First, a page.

Nova Scotia

Nova Scotia companies help athletes measure body metrics

Some exciting work is being done in Nova Scotia on body metrics to allow pro athletes and weekend warriors alike to up their game.

Modern technology is making it easier to know more about your body and your training

CBC reporter Colleen Jones has her body metrics tested at the Kinesic Sport Lab in Halifax with company director Jeff Zahavich. (CBC)

The use and affordability of wearable fitness devices has spawned a large interest among the general population who want to know how much they are moving, how fast and how far.

These tracking devices have long been used by Olympians and professional athletes. But thanks to apps and watches, it's easy for people from all walks of life to learn more about body metrics.

And for Nova Scotians, there's also some pretty high-tech analysis going on right in their own backyard that can help them up their game.

Here's some examples:

Kinesic Sport Lab

The small Halifax gym run by Jeff Zahavich is all about body metrics. Using your own bike at the facility, you can get hooked up to a computer that will spit out instant data, such as watts being generated, your heart rate and cadence. 

Zahavich even runs a 14-week "Tour de Hell" where everyone bikes simultaneously on the giant screen and the metrics are displayed.

"What I love about metrics is just how real time it is. We can actually measure what you're doing right now instead of having to wait afterwards," said Zahavich.

"We can then use the metrics to provide feedback to the athlete to change form, change technique right then and you see immediate results." 

Kinduct Technologies

The Nova Scotia high-tech company specializes in data and its software can assess, analyze and measure the body metric numbers as they apply to different sports.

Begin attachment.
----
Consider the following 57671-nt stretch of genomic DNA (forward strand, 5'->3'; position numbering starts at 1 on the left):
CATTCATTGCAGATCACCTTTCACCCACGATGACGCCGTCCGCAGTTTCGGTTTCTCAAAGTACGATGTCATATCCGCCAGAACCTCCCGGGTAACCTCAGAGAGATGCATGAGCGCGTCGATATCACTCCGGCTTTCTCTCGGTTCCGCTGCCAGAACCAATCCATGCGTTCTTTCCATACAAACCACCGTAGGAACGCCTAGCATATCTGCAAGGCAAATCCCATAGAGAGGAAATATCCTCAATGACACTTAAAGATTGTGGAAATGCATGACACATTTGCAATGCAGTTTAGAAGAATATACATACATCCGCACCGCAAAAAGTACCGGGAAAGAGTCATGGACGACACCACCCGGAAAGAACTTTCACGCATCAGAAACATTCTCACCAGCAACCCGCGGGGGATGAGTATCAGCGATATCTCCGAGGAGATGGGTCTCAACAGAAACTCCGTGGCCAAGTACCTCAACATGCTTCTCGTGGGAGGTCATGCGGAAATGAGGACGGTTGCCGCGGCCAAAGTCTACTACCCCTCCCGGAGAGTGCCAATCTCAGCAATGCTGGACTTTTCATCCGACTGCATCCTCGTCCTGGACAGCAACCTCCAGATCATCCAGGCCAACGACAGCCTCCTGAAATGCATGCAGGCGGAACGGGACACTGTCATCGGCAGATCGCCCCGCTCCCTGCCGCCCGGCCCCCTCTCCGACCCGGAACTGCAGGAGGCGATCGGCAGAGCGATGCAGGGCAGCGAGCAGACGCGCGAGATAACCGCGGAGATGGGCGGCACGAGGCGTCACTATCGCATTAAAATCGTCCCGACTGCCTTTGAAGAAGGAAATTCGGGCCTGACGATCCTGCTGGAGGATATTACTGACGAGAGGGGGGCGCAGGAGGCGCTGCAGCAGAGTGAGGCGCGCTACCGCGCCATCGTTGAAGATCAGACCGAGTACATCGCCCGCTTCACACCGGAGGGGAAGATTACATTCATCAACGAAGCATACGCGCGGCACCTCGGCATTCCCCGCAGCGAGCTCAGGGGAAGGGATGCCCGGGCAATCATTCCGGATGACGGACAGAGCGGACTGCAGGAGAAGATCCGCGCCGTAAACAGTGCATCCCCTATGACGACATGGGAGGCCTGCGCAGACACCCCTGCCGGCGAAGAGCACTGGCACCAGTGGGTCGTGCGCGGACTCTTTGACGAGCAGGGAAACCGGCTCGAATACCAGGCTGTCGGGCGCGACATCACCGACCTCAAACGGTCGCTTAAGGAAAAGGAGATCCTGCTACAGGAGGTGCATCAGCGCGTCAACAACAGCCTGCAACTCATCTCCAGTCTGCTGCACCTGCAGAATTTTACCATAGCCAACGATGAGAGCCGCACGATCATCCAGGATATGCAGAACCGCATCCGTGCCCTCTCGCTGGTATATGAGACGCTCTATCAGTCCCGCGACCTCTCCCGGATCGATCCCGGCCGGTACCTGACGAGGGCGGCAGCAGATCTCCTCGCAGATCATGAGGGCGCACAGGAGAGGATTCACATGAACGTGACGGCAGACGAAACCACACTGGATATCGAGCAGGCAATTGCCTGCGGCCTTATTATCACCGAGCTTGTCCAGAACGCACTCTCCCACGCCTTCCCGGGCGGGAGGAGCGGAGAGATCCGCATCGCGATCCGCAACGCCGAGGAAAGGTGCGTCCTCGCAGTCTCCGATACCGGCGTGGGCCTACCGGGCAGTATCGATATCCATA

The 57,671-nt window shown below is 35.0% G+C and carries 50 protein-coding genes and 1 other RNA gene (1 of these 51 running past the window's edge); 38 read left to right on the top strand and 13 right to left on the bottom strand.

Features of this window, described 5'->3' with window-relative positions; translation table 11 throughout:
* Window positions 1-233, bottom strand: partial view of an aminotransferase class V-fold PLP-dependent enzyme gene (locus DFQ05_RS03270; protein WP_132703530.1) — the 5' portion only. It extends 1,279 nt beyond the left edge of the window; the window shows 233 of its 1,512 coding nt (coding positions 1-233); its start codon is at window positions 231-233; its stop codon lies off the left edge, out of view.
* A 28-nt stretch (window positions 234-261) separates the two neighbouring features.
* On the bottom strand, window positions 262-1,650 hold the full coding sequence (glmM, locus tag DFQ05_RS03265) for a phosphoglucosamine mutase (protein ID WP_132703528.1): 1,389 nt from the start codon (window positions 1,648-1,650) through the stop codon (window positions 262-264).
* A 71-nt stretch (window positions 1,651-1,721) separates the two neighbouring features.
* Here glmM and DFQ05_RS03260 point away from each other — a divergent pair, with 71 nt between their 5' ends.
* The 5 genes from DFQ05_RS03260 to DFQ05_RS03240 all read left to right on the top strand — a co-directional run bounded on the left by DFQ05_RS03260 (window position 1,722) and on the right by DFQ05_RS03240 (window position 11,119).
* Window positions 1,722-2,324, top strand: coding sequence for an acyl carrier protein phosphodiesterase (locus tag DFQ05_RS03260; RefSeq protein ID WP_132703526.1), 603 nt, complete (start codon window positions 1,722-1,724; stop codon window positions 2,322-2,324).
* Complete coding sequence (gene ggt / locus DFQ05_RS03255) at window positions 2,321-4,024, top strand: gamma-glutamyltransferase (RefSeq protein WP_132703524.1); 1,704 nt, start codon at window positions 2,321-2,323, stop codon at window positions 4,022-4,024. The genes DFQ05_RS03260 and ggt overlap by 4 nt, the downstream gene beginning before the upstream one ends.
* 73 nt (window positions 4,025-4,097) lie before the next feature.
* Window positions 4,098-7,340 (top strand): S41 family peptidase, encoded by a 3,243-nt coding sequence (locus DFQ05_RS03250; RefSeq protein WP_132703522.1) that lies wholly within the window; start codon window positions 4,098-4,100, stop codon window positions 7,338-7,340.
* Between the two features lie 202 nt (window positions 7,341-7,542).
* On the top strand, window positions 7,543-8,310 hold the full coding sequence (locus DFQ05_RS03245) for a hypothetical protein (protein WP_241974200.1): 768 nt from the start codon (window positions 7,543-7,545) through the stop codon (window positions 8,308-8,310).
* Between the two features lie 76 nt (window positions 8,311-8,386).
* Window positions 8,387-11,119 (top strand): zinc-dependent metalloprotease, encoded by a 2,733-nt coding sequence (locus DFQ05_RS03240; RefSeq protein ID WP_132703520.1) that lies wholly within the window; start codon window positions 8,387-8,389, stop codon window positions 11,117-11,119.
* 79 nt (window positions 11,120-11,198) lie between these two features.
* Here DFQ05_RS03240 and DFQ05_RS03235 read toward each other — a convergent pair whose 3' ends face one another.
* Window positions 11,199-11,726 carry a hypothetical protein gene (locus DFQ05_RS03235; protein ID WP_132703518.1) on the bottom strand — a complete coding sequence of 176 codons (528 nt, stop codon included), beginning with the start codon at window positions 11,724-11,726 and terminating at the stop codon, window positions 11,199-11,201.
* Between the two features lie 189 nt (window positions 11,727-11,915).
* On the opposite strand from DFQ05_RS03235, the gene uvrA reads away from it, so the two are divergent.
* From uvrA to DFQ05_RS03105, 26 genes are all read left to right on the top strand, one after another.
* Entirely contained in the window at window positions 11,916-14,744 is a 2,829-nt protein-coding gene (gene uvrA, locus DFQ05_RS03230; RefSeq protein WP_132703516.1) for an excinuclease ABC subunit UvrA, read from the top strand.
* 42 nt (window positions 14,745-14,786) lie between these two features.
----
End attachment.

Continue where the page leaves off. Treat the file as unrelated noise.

The company's software is cornering the market for professional major league sports teams. This week, it signed baseball's Minnesota Twins, but the company is already working with pro teams such as the Montreal Canadiens, Toronto Blue Jays and Los Angeles Dodgers.

Travis McDonough, the president of Kinduct Technologies, says bringing this data to the general population is the next step.

"This is going to be applicable for the weekend warrior or the fitness consumer or the person with osteoarthritis in the knee or with a chronic disease like Type 2 diabetes," he said.

Canadian Sport Centre Atlantic

Right next to the weight machine at the Canadian Sport Centre Atlantic facility in the Canada Games Centre in Clayton Park is a computer program churning out the body metrics of athletes. Nutrition and sleep are also measured and that data is put into the program. 

Erin Rafuse is a sailor working to land a spot in this summer's Olympics in Rio de Janeiro. All the data helps her train more efficiently.

"Eventually, you can narrow it down to what works and what doesn't in your program," she said.

Trainers are able to quickly interpret the data to make sure Rafuse is on target.

Olympians have always used metrics to measure how training is going and how it relates to performance, but measuring tools have improved as sports science takes training to another level.

Don't ignore the data

When it comes to data, once you gather it, don't just ignore it. The numbers matter if you spend time interpreting them.

"Simply gathering metrics does not result in behaviour change alone," said Leo Thornley, director of sport science at Canadian Sport Centre Atlantic. 

"There needs to be goals and objectives that make sense and are doable that result in the formation of new health habits."


World champion curler Colleen Jones has been reporting with CBC News for nearly three decades. Follow her on Twitter @cbccolleenjones.


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